Now configure NTP to synchronize with the LAN server. Replace the example's IP ( with your real server's IP:

# /etc/ntp.conf

driftfile /etc/ntp/drift
logfile /var/log/ntp.log


fudge stratum 10

restrict default ignore
restrict mask
restrict mask
  • The three restrict statements mean we're blocking all NTP traffic except for the client itself and the server.

Activate and start the NTP service:

# chmod +x /etc/rc.d/rc.ntpd
# /etc/rc.d/rc.ntpd start

As above, use the ntpq -p command to check if the synchronization went well:

# ntpq -p
     remote           refid      st t when poll reach   delay   offset  jitter
*     3 u  916 1024  377    0.367    7.897   2.552
 LOCAL(0)        .LOCL.          10 l  10h   64    0    0.000    0.000   0.000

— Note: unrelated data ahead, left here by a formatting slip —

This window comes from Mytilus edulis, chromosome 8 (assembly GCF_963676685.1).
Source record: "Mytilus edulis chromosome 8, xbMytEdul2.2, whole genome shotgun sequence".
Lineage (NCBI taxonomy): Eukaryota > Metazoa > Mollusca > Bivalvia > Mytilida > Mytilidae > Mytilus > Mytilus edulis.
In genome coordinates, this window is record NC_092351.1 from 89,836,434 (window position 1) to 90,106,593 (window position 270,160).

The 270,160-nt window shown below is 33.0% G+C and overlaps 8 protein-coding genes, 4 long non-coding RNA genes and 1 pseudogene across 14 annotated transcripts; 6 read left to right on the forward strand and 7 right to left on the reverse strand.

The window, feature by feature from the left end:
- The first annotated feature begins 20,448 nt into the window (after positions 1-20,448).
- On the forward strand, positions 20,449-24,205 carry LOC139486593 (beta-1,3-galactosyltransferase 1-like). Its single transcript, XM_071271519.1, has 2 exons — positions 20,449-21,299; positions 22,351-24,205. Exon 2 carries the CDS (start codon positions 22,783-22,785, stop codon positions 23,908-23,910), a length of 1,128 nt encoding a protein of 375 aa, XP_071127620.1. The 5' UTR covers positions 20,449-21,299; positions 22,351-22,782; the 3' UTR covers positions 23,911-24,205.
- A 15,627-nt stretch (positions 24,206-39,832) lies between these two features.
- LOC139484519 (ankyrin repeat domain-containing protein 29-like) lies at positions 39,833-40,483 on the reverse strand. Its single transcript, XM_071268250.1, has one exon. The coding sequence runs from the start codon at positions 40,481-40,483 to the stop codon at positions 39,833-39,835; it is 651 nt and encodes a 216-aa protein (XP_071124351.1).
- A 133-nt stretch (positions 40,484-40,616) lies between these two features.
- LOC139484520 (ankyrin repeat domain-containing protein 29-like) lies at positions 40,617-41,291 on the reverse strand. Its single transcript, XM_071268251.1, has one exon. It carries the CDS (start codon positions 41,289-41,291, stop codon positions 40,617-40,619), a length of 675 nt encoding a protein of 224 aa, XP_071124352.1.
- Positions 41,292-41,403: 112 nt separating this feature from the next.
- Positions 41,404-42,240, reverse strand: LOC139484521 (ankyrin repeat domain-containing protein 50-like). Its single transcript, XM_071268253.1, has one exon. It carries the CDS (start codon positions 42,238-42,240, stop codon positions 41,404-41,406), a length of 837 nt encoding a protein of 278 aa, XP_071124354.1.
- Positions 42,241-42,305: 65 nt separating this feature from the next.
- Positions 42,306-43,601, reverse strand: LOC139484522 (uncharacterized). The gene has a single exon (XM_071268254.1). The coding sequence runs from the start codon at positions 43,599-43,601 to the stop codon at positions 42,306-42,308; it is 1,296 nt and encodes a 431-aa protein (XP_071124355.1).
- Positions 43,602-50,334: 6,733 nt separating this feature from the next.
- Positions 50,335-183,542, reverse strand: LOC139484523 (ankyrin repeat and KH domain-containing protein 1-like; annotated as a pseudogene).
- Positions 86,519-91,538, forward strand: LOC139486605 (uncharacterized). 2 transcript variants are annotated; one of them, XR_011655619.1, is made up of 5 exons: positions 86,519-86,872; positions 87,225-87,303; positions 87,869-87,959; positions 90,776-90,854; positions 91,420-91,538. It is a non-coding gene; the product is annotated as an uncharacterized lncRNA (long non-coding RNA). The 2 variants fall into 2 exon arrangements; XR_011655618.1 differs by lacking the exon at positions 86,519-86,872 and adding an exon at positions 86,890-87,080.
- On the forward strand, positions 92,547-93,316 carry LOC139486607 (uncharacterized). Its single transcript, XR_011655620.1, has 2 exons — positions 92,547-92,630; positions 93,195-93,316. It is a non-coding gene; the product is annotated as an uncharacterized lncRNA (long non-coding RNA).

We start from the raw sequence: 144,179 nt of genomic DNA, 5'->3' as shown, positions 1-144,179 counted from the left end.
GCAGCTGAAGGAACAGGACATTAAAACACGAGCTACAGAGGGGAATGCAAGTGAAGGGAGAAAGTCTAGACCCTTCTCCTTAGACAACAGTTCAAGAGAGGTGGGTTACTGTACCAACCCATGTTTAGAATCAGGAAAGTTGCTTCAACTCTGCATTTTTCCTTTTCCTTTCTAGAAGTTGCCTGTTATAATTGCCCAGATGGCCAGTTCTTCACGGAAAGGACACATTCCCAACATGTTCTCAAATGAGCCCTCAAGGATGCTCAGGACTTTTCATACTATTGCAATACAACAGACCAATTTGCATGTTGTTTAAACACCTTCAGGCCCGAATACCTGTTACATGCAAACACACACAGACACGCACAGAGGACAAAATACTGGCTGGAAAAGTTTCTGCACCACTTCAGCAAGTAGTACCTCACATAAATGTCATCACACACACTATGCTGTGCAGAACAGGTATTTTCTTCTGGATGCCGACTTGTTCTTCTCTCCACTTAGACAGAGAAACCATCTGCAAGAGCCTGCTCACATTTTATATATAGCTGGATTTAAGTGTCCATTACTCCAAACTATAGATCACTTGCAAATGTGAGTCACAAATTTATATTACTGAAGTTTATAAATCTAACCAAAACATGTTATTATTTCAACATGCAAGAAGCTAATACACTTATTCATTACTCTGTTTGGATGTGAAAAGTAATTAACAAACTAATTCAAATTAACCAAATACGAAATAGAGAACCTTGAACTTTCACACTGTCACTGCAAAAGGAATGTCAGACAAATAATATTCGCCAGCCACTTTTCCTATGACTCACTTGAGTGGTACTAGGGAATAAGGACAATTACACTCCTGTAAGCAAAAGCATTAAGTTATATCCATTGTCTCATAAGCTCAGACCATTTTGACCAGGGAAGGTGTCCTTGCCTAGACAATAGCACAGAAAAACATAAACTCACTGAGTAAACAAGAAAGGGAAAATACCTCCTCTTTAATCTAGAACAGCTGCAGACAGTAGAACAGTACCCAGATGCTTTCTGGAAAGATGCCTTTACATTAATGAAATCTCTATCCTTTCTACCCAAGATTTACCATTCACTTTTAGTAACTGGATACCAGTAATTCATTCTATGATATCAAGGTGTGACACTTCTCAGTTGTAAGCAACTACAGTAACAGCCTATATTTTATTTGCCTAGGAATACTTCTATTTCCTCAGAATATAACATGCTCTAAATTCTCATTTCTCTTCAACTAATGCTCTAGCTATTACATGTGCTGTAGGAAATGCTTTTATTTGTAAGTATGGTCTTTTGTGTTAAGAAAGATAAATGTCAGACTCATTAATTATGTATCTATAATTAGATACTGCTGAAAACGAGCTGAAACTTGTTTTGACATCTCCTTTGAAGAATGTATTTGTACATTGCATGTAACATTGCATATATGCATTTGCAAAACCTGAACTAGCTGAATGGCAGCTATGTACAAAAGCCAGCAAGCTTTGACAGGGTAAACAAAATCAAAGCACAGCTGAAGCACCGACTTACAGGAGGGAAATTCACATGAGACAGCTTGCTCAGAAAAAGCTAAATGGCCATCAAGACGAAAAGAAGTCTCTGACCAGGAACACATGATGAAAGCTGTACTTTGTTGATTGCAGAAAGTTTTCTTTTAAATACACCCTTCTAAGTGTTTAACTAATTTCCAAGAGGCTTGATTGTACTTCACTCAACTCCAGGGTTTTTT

Again, you might have to wait a few minutes before the first synchronization takes place.

Synchronizing at boot time

If instead of using a daemon, all you want to do is to synchronize time once per boot, it is possible to add the command ntpd -qg & in the bottom of the file /etc/rc.d/rc.local. This will synchronize the time once in the background and will exit and it needs /etc/rc.d/rc.ntpd to not be an executable.

~# cat /etc/rc.d/rc.local
# /etc/rc.d/rc.local:  Local system initialization script.
# Put any local startup commands in here.  Also, if you have
# anything that needs to be run at shutdown time you can
# make an /etc/rc.d/rc.local_shutdown script and put those
# commands in there.
ntpd -qg &